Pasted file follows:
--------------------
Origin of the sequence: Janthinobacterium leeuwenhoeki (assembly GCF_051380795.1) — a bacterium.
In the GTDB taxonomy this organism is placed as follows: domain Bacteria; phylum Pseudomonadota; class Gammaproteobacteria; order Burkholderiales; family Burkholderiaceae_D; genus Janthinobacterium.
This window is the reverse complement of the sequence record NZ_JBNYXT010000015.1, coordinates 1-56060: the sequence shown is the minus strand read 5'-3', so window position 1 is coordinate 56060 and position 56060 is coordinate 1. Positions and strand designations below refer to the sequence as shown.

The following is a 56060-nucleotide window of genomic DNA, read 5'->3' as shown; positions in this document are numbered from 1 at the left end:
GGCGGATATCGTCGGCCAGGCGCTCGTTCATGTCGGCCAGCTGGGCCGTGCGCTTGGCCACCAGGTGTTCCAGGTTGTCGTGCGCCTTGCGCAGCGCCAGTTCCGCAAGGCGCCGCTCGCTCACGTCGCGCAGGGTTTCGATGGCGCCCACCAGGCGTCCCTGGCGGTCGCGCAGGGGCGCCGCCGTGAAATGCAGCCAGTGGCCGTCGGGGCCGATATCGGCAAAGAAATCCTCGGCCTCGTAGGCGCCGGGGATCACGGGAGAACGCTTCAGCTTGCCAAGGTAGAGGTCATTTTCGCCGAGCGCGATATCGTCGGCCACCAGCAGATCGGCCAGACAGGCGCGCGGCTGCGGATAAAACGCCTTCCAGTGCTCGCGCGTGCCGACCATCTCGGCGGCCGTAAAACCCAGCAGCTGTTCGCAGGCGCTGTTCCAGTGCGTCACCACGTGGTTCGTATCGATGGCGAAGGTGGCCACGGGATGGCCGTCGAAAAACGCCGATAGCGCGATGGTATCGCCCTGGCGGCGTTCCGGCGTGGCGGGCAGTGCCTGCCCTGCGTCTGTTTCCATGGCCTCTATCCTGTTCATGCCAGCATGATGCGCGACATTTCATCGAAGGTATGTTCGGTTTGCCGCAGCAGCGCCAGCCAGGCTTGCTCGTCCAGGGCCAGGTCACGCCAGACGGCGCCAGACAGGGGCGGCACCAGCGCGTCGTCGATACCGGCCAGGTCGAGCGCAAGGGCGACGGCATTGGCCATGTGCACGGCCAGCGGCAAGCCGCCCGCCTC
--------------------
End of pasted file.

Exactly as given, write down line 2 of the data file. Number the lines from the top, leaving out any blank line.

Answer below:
In the GTDB taxonomy this organism is placed as follows: domain Bacteria; phylum Pseudomonadota; class Gammaproteobacteria; order Burkholderiales; family Burkholderiaceae_D; genus Janthinobacterium.